But Biden has chosen a more ambitious path. As a veteran legislator, he still believes when voters yearned for competence and normality in November 2020, it didn’t just mean they wanted a President who avoided Twitter and refrained from firing White House staff in dramatic, made for television announcements. He understood Americans wanted a President who could actually tackle the nation’s biggest problems.
Competence means governance and problem-solving. It means getting things done, so voters can see tangible results. The New Deal was successful not because it offered voters some grand ideological vision of society, but because President Franklin Roosevelt addressed the problems Americans faced by providing public jobs, electrifying rural areas, building roads and bridges and creating unemployment insurance and Social Security.
In 1965, voters were excited about President Lyndon Johnson’s Medicare not because it shifted the debate over the American safety net, but because older Americans could afford the health care they needed.
Biden also enjoyed high approval ratings early in his presidency in part due to the vaccine rollout and the American Rescue Plan, which provided financial support to families across the country.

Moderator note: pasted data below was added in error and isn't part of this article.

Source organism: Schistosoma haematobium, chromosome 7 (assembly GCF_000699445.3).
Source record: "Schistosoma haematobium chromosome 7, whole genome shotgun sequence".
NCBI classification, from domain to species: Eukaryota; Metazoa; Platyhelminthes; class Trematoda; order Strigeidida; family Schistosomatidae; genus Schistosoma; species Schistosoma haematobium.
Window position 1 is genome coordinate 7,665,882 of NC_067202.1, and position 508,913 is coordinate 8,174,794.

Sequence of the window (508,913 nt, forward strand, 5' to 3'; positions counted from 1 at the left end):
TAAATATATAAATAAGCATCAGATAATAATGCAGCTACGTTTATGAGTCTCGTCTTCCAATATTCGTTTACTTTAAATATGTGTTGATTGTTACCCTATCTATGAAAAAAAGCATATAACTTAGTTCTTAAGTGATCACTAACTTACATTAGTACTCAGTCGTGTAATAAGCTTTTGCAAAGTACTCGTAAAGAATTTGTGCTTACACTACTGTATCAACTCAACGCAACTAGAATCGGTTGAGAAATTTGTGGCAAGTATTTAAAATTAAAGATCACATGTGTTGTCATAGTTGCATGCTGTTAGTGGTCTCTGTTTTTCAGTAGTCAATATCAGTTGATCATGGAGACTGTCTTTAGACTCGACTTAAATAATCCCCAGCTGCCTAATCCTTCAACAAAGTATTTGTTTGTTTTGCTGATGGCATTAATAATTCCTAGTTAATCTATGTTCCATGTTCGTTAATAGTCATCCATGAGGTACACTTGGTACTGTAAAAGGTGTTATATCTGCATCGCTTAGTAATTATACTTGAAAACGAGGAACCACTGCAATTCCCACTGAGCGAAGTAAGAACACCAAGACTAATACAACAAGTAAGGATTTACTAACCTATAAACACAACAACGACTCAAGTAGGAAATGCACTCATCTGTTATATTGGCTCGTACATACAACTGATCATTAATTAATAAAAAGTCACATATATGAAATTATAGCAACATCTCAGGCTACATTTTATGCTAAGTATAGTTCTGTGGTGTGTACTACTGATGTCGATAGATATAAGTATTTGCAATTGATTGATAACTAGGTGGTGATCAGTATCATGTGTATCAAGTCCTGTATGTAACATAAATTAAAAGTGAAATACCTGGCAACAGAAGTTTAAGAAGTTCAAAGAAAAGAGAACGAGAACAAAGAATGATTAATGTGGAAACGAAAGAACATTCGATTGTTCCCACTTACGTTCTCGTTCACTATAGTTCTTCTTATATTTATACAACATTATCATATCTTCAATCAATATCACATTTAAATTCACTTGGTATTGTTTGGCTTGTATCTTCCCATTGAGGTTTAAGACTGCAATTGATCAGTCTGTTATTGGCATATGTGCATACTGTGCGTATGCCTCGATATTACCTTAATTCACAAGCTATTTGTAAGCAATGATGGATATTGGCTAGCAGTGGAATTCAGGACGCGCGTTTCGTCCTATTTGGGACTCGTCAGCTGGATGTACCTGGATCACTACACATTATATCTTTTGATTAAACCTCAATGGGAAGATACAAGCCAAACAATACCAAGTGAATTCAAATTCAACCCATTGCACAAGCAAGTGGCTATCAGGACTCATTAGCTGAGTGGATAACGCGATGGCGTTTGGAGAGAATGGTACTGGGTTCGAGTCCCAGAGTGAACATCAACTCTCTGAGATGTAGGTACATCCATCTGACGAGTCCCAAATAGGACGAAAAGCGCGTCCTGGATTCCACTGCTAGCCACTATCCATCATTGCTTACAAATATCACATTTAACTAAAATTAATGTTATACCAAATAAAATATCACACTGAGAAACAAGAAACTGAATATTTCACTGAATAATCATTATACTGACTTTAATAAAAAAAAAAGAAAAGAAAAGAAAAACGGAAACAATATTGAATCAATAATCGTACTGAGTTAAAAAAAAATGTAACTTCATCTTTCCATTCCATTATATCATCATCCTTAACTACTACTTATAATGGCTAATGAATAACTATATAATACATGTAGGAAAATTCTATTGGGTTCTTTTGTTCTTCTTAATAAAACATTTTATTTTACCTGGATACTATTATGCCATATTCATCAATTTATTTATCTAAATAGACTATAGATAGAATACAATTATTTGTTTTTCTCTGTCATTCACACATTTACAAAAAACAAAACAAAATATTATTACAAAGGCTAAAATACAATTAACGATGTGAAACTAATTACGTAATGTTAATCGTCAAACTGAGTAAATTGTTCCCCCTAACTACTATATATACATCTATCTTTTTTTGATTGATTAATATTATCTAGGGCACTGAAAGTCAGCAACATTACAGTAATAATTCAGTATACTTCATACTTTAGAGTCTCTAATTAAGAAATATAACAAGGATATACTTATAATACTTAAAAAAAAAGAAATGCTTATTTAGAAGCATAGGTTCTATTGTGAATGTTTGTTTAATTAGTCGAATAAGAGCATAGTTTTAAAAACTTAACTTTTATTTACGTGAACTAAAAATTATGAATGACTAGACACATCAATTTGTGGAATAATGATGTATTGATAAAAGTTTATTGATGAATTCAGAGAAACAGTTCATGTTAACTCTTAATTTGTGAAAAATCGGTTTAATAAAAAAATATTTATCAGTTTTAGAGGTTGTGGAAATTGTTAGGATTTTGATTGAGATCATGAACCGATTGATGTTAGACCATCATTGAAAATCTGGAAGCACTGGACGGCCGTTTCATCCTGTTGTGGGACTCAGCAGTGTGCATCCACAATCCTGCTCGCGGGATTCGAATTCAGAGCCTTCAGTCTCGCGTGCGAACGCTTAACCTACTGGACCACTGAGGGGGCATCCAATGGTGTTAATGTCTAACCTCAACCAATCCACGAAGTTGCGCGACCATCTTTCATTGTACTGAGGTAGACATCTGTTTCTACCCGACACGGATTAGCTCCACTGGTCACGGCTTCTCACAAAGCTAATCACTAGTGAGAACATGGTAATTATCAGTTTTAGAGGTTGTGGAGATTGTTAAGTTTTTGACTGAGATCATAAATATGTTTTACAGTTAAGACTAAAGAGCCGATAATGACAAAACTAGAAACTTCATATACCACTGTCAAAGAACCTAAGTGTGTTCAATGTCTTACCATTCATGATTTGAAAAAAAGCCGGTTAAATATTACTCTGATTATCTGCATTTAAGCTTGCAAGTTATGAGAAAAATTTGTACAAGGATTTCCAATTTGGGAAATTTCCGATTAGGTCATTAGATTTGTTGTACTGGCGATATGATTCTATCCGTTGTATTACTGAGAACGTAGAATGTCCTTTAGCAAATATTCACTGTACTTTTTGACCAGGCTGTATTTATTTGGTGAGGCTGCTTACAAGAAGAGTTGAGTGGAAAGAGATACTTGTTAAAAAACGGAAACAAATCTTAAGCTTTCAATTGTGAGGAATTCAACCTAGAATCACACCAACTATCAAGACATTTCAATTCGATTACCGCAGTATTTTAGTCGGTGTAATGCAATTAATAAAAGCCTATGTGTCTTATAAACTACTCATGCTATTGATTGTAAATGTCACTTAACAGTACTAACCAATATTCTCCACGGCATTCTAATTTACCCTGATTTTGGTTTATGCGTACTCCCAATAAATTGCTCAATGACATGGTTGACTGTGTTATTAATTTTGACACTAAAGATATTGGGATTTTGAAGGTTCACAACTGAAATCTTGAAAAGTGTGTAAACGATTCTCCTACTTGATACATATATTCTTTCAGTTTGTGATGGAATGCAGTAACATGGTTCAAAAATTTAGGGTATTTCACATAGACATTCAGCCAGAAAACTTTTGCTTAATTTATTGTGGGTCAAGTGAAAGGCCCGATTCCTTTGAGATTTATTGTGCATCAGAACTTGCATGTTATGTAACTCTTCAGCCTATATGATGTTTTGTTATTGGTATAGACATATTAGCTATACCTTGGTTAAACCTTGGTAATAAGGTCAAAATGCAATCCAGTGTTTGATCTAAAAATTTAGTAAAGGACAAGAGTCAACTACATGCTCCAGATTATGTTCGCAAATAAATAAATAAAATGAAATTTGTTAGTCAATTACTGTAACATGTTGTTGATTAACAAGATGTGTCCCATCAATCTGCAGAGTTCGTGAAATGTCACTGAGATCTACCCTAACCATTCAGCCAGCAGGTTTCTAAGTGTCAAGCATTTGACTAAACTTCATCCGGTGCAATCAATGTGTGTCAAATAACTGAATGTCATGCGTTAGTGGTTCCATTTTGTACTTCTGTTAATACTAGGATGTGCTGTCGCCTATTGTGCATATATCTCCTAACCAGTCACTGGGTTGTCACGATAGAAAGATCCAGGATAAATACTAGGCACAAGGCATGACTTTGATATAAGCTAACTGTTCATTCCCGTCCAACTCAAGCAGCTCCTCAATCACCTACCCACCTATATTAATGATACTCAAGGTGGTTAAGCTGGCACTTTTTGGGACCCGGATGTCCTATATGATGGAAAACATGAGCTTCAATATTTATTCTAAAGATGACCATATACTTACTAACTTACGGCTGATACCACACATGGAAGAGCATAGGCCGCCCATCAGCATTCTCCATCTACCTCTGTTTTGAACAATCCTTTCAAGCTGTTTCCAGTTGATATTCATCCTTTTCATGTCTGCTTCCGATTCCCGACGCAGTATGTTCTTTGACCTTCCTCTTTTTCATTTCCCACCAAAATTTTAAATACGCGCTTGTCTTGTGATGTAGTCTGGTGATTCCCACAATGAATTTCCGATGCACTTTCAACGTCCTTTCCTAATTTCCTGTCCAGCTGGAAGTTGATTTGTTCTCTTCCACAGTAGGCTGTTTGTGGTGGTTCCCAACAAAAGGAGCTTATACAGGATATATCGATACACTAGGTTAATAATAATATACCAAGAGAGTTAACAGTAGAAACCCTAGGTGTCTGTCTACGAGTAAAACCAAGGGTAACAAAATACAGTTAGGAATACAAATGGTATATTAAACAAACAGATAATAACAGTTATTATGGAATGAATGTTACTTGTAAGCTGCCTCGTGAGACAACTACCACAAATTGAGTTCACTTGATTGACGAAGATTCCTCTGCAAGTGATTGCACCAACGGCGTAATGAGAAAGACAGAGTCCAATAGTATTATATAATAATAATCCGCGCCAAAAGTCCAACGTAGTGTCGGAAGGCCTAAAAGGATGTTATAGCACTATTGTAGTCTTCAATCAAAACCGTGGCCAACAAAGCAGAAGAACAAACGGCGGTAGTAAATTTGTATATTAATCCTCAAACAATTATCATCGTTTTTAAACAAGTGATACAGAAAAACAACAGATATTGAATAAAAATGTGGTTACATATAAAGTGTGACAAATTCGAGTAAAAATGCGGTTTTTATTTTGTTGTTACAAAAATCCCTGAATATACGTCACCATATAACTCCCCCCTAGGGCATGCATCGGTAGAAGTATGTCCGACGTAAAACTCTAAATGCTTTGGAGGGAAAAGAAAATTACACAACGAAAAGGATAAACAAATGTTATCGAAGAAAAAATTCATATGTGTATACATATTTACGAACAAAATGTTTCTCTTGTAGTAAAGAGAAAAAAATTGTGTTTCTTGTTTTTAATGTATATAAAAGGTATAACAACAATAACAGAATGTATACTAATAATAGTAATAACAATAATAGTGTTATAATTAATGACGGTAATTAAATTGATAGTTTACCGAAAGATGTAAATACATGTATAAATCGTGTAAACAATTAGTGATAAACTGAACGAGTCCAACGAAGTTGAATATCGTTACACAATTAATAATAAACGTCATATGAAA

Our political standards have fallen so far we have forgotten what competence actually looks like. When Spanberger argues Americans voted for Biden because they wanted him to be “normal,” she underestimates what the American electorate wants and needs. What made Biden so attractive to Americans was he came to office with decades of experience. In fact, he entered the White House as one of the most seasoned politicians since George H.W. Bush. In the aftermath of the tumultuous Trump presidency, Biden seemed like the kind of person who could get things done and rely on the help of experts and political veterans who knew how to move the needle on public policy.
Addressing other perennial issues, such as drug costs, childcare, family leave policy and climate change will only boost his standing.
Despite some Democrats denouncing progressive policies in response to the party’s election losses this week, Biden should continue to work in tandem with Democratic leaders to make progress on these issues, rather than getting mired in a conversation about procedural issues or costs. Any success at addressing these longstanding problems would be good for Biden, good for the party and a huge benefit for the American people.
Passing the infrastructure bill counts as a significant victory for Biden. But there is still the reconciliation package — and plenty more to be done beyond that. If the Democrats cannot offer tangible progress on the economy, the pandemic and popular social policies like paid family leave, they will likely be looking at Republican congressional majorities in 2023 and a very competitive presidential election the year after. But if they keep problem-solving, the party can beat the odds and pave the way for a much brighter future.